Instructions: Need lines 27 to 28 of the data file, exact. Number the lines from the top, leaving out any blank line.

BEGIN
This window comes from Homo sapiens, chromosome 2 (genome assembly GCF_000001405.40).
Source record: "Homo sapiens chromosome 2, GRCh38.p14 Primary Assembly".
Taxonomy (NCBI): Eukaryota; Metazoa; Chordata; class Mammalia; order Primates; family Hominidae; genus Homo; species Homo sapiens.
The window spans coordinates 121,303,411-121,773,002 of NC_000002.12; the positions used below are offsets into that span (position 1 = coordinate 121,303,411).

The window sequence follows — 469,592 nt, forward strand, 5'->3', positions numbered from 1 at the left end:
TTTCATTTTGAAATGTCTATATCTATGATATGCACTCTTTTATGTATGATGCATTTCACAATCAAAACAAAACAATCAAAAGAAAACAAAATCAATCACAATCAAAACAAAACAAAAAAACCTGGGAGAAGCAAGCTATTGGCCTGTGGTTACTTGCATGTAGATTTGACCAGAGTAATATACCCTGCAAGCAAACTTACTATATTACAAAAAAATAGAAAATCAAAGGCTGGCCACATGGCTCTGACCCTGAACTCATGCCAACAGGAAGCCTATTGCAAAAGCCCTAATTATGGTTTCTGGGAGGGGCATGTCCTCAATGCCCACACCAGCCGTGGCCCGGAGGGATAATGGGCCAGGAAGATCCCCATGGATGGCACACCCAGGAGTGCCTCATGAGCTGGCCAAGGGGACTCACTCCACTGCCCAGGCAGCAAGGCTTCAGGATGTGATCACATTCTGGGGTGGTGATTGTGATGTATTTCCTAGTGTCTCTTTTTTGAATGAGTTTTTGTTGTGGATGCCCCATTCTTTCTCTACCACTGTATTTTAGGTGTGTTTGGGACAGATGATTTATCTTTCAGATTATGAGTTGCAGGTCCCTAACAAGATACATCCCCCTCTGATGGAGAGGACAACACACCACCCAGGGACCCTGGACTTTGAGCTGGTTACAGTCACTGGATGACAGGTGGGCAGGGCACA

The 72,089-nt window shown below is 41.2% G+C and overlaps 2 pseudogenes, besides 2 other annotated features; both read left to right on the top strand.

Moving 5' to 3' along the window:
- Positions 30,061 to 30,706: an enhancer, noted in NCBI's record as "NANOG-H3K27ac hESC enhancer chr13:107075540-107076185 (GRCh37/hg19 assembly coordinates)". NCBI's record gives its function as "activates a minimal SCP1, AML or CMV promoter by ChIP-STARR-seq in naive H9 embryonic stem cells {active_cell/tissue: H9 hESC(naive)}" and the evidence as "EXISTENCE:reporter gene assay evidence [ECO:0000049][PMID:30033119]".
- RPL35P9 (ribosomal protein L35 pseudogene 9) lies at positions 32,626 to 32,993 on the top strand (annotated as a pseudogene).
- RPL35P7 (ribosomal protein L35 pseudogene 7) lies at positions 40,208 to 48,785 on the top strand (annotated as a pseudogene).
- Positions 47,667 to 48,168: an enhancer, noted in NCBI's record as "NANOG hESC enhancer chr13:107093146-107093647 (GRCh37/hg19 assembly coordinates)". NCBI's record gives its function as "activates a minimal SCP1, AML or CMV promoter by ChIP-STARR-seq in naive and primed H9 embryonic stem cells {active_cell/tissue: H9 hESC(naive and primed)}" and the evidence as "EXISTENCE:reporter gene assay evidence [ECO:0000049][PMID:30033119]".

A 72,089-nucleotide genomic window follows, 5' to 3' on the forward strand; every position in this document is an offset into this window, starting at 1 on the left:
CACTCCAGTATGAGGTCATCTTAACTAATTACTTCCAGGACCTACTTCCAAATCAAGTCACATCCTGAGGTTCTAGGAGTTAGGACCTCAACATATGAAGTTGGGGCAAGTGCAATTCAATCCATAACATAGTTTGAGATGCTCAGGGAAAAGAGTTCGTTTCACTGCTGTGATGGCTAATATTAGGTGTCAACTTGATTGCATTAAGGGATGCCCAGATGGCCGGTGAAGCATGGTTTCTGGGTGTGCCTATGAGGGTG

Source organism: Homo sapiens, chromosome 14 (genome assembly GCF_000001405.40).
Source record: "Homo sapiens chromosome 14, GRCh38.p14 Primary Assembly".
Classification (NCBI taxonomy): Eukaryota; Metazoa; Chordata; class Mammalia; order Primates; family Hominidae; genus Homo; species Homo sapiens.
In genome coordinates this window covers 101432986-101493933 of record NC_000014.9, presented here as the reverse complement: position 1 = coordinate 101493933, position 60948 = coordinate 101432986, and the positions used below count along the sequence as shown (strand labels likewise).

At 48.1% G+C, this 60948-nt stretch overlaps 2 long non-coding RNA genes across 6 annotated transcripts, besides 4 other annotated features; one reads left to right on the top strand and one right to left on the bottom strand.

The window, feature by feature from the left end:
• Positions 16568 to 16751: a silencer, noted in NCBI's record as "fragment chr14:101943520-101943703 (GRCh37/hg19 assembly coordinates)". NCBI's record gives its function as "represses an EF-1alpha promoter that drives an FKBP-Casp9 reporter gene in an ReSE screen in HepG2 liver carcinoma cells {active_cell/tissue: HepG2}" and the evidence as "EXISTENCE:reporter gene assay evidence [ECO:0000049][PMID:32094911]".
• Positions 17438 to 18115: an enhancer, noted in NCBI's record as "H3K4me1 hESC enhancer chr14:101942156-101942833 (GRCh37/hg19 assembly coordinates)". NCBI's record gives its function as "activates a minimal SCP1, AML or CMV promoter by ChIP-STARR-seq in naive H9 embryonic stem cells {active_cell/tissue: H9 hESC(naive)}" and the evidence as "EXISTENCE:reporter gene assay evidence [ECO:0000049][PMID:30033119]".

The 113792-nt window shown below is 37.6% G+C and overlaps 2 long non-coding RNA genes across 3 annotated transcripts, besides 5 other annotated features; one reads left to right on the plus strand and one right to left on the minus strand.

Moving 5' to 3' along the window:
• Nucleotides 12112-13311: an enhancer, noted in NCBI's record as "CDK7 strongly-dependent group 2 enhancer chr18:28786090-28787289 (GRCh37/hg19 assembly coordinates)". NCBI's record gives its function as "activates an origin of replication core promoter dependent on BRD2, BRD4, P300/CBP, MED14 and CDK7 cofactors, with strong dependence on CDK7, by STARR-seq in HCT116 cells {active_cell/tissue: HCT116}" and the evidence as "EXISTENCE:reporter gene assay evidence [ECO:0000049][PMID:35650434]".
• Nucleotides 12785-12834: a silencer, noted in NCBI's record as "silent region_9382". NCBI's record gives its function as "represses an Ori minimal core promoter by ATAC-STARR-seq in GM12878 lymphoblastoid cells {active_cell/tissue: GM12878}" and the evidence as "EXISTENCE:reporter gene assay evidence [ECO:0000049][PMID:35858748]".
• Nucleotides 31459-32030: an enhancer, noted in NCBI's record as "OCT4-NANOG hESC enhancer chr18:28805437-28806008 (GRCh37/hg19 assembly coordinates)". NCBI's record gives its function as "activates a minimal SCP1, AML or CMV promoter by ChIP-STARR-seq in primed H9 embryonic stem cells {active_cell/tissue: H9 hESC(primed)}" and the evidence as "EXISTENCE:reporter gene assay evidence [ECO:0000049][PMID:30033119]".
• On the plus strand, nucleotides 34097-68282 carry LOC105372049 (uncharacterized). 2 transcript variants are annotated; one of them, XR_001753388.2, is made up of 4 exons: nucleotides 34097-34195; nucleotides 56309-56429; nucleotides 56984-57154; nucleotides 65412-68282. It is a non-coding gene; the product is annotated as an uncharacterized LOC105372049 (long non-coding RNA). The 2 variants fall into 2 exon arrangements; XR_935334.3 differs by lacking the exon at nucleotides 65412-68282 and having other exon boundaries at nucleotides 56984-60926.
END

• Nucleotides 31459-32030: an enhancer, noted in NCBI's record as "OCT4-NANOG hESC enhancer chr18:28805437-28806008 (GRCh37/hg19 assembly coordinates)". NCBI's record gives its function as "activates a minimal SCP1, AML or CMV promoter by ChIP-STARR-seq in primed H9 embryonic stem cells {active_cell/tissue: H9 hESC(primed)}" and the evidence as "EXISTENCE:reporter gene assay evidence [ECO:0000049][PMID:30033119]".
• On the plus strand, nucleotides 34097-68282 carry LOC105372049 (uncharacterized). 2 transcript variants are annotated; one of them, XR_001753388.2, is made up of 4 exons: nucleotides 34097-34195; nucleotides 56309-56429; nucleotides 56984-57154; nucleotides 65412-68282. It is a non-coding gene; the product is annotated as an uncharacterized LOC105372049 (long non-coding RNA). The 2 variants fall into 2 exon arrangements; XR_935334.3 differs by lacking the exon at nucleotides 65412-68282 and having other exon boundaries at nucleotides 56984-60926.